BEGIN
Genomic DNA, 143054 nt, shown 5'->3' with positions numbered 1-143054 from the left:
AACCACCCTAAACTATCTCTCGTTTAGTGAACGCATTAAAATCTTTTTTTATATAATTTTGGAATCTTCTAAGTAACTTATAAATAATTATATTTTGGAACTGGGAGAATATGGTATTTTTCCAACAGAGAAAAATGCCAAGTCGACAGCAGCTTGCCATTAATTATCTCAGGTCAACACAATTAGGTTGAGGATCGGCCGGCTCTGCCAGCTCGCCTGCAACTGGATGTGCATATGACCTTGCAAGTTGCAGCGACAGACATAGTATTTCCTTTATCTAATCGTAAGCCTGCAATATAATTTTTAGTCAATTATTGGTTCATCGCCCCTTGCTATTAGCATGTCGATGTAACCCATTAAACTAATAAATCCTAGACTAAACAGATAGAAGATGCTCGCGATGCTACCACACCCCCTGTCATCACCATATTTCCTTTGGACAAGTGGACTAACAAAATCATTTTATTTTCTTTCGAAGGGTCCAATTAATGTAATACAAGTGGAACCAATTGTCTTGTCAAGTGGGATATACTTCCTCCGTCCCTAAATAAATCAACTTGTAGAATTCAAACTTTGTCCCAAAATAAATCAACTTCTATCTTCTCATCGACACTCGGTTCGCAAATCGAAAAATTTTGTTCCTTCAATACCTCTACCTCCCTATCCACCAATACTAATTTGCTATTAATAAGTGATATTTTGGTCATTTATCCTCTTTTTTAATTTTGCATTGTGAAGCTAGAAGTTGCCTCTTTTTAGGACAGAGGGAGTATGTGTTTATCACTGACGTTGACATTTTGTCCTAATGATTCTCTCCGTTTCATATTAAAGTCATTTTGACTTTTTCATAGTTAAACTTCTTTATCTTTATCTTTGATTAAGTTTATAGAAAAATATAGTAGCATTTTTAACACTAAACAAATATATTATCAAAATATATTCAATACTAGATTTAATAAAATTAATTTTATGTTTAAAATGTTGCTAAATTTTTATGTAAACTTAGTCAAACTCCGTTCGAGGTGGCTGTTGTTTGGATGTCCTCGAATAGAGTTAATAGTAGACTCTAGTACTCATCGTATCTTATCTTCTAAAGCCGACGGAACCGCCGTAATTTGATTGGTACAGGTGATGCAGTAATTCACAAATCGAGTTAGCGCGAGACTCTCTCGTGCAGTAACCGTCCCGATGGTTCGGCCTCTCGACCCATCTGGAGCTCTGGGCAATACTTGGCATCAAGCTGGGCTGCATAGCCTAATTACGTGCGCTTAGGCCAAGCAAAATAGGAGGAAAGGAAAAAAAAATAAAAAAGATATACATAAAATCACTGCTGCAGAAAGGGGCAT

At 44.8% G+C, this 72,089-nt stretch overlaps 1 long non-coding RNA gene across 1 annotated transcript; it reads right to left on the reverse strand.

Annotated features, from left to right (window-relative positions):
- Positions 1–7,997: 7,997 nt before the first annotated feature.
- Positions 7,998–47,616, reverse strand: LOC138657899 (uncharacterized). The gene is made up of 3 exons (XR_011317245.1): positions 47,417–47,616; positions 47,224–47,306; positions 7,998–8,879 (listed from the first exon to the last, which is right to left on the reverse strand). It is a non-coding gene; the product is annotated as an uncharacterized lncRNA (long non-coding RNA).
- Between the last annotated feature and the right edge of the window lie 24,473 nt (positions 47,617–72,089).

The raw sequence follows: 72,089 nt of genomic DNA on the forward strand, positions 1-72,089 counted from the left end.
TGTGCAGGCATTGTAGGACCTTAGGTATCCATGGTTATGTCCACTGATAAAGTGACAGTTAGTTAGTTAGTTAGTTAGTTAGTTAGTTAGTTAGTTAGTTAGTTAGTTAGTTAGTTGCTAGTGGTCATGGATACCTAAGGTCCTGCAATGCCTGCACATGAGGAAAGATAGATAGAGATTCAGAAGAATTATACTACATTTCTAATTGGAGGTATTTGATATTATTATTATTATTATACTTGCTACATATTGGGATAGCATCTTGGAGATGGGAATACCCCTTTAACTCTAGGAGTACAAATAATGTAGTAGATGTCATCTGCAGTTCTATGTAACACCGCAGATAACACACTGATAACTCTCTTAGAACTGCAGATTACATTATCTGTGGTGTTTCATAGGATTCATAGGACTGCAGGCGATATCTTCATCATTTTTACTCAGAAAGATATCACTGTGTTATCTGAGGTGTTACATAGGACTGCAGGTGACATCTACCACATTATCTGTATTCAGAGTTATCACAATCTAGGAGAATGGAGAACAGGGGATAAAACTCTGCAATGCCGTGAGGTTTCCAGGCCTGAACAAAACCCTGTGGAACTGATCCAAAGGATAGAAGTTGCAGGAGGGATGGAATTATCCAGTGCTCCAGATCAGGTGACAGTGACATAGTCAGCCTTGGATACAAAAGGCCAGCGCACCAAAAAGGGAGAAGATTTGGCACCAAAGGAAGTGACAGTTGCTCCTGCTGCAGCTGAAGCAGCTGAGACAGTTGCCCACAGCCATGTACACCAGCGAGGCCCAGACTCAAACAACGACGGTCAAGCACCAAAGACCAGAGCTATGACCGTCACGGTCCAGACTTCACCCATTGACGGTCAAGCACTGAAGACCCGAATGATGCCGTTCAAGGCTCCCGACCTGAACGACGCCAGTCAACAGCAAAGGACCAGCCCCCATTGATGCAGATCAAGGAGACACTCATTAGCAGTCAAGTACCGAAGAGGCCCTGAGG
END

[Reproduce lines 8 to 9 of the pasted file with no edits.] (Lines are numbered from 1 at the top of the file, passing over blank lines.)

The raw sequence follows: 72,089 nt of genomic DNA on the forward strand, positions 1-72,089 counted from the left end.
TGTGCAGGCATTGTAGGACCTTAGGTATCCATGGTTATGTCCACTGATAAAGTGACAGTTAGTTAGTTAGTTAGTTAGTTAGTTAGTTAGTTAGTTAGTTAGTTAGTTAGTTAGTTGCTAGTGGTCATGGATACCTAAGGTCCTGCAATGCCTGCACATGAGGAAAGATAGATAGAGATTCAGAAGAATTATACTACATTTCTAATTGGAGGTATTTGATATTATTATTATTATTATACTTGCTACATATTGGGATAGCATCTTGGAGATGGGAATACCCCTTTAACTCTAGGAGTACAAATAATGTAGTAGATGTCATCTGCAGTTCTATGTAACACCGCAGATAACACACTGATAACTCTCTTAGAACTGCAGATTACATTATCTGTGGTGTTTCATAGGATTCATAGGACTGCAGGCGATATCTTCATCATTTTTACTCAGAAAGATATCACTGTGTTATCTGAGGTGTTACATAGGACTGCAGGTGACATCTACCACATTATCTGTATTCAGAGTTATCACAATCTAGGAGAATGGAGAACAGGGGATAAAACTCTGCAATGCCGTGAGGTTTCCAGGCCTGAACAAAACCCTGTGGAACTGATCCAAAGGATAGAAGTTGCAGGAGGGATGGAATTATCCAGTGCTCCAGATCAGGTGACAGTGACATAGTCAGCCTTGGATACAAAAGGCCAGCGCACCAAAAAGGGAGAAGATTTGGCACCAAAGGAAGTGACAGTTGCTCCTGCTGCAGCTGAAGCAGCTGAGACAGTTGCCCACAGCCATGTACACCAGCGAGGCCCAGACTCAAACAACGACGGTCAAGCACCAAAGACCAGAGCTATGACCGTCACGGTCCAGACTTCACCCATTGACGGTCAAGCACTGAAGACCCGAATGATGCCGTTCAAGGCTCCCGACCTGAACGACGCCAGTCAACAGCAAAGGACCAGCCCCCATTGATGCAGATCAAGGAGACACTCATTAGCAGTCAAGTACCGAAGAGGCCCTGAGG